MOOG’D OUT! MoogFest, and the Legacy of Bob Moog

With the electronic
music/alt-rock festival set for this weekend in N.C., we pay tribute to the man
who inspired it all.

 

BY FRED MILLS

 

“He planted the
seed.”

 

The “he” would be the late Dr. Robert Moog, and the seed he
planted was his signature invention, the Moog synth, which as most everyone
knows was instrumental in the evolution of electronic music – a bountiful
musical harvest.

 

The above quote comes from Dr. Moog’s daughter Michelle
Moog-Koussa, who as executive director of The Bob Moog Foundation
(MoogFoundation.org) is charged with furthering her father’s legacy. To that
end she’s spent the better portion of the past five years spearheading a series
of projects ranging from preserving and organizing the Bob Moog Archives (which
include vintage gear, personal notes and correspondence and hundreds of hours
of tapes); to a student outreach program designed to get kids interested in
electronic music and instruments; to the delightfully-named “Moogseum” which is
intended to display artifacts representative of the Moog legacy as well as
serve as a unique historical and hands-on resource for the public.

 

Although, it must be said, it’s equally clear that the
familial connection lends a personal element to Moog-Koussa’s efforts, too. As
she put it in a 2008 interview with BLURT, reflecting on her dad’s death in
2005, at the age of 71, and her subsequent decision to establish the
Foundation, “Immediately following Dad’s passing, thousands of people around
the world paid tribute to the effect that Dad had on their lives, both through
his instruments and through his warm, humble spirit. My father has a unique and
beautiful legacy of touching people’s lives through innovation, creativity and
human warmth. The Bob Moog Foundation aims to carry that legacy forward. As my
father would say ‘What’s not to like?'”

 

What’s not to like, indeed. This weekend, October 29, 30 and
31 in Asheville, NC, home to Moog Music, which continues to design and produce
in-demand electronic gear, there’s going to be a whole lot to like when some 50-odd musical artists descend upon
the artsy, bohemian-tilting mountain city and take part in a marathon Bob Moog
celebration that most observers agree marks the biggest musical event ever to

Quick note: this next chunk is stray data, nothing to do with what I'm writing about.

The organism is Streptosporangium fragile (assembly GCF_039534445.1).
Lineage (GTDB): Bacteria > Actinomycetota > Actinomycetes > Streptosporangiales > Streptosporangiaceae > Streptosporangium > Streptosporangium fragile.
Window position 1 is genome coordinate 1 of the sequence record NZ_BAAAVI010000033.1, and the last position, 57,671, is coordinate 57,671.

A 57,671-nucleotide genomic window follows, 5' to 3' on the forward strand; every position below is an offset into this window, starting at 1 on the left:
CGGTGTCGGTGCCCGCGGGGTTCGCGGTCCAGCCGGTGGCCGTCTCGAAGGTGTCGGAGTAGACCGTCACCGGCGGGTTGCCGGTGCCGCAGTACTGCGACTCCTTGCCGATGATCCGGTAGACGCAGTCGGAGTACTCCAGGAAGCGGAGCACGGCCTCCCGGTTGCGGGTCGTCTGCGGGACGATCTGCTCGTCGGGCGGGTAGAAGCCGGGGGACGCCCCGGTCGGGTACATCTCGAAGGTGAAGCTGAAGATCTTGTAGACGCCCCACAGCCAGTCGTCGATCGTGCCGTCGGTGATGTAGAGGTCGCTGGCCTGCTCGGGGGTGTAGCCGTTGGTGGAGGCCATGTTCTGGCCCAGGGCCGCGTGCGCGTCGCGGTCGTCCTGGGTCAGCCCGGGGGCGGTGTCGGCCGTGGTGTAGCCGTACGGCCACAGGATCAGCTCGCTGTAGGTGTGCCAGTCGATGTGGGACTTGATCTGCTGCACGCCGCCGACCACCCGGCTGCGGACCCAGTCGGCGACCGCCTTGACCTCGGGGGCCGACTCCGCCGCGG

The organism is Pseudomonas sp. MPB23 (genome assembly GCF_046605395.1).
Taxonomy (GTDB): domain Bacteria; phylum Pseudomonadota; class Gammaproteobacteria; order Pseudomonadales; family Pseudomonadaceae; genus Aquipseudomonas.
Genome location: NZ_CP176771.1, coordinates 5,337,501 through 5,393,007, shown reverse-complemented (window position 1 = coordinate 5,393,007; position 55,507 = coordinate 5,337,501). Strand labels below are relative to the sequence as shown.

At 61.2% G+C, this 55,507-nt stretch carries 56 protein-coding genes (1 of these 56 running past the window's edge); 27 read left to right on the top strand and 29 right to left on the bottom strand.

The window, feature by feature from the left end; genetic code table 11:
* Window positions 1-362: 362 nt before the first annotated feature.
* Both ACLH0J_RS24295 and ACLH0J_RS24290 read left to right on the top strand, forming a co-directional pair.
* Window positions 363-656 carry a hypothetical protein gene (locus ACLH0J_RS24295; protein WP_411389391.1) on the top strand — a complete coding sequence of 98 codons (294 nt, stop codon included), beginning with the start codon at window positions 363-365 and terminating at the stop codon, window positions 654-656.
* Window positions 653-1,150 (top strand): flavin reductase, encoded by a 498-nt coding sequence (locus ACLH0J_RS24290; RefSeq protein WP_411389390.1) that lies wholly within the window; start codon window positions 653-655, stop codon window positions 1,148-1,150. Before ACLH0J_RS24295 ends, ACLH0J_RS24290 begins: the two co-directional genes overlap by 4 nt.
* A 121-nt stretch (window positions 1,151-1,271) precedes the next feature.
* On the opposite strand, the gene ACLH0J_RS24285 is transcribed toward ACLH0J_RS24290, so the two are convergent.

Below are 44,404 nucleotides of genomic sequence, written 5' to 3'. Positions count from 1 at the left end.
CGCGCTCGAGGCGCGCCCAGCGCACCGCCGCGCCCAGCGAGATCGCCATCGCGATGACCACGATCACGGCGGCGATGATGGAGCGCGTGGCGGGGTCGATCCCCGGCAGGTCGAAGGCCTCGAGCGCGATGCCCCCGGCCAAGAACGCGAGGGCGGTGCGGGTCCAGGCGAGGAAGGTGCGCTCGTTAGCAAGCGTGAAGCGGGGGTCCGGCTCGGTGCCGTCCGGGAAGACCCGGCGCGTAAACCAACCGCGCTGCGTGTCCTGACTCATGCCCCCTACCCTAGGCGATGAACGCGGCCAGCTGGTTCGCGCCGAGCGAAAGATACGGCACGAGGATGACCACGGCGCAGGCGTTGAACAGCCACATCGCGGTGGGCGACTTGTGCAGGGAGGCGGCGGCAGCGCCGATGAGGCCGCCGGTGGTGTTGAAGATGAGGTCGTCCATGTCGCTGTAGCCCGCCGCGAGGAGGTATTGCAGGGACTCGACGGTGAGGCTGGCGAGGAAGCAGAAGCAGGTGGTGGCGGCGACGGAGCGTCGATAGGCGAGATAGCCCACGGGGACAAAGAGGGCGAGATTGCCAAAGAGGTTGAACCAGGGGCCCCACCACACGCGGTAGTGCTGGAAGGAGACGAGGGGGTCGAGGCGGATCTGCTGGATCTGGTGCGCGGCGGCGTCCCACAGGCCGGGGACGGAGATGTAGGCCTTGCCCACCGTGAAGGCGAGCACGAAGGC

happen here. Full disclosure: I live in Asheville,
so I’m particularly partial to the city and its music scene; but I can recognize
a phenomenon when I see/hear one.

 

It’s dubbed MoogFest 2010 – official website is MoogFest.com – and it represents the logical evolution for MoogFest, which had taken place
as single-night events in previous years in NYC featuring the likes of Keith
Emerson, Rick Wakeman, Money Mark, Jan Hammer, DJ Logic, Jordan Rudess of Dream
Theatre and others. If you’ve kept up with some of the BLURT news clips about
the event or entered in our ticket giveaway contest, you already know that this
year’s event features some of the biggest names in electronica and alternative
rock, performing over the course of the e three evenings and at multiple
venues. Among the artists: MGMT, Massive Attack, Big Boi, Girl Talk, Van Dyke
Parks w/Clare and the Reasons, Thievery Corporation, Jonsi, Caribou, Four Tet,
Hot Chip, Sleigh Bells, DJ Spooky, Projek Moog With Brian Kehew, Nortec
Collective Presents Bostich + Fussible and RJD2. (Cee-Lo, originally announced as the
Sunday headliner, had to cancel due to a scheduling conflict, while just
yesterday DEVO announced they were postponing their current tour following an
injury sustained by Bob Mothersbaugh. As of this writing, Mark Mothersbaugh and
Bob Casale are still scheduled to attend and are reportedly planning to work up
some type of musical presentation.)  Shows
will be kicking off on a staggered basis around 6pm each night at the Asheville Civic Center,
the Thomas Wolfe Auditorium and the Orange Peel Club, and the performances will
extend until 2:30 in the morning with late night sets at the Stella Blue club
and the aptly-named “Moogaplex,” established specifically for MoogFest.

 

Meanwhile, on Saturday and Sunday at the Moogaplex there
will be daytime workshops, interactive exhibitions and panel discussions
ranging from several synth history panels (one, titled “The Birth of the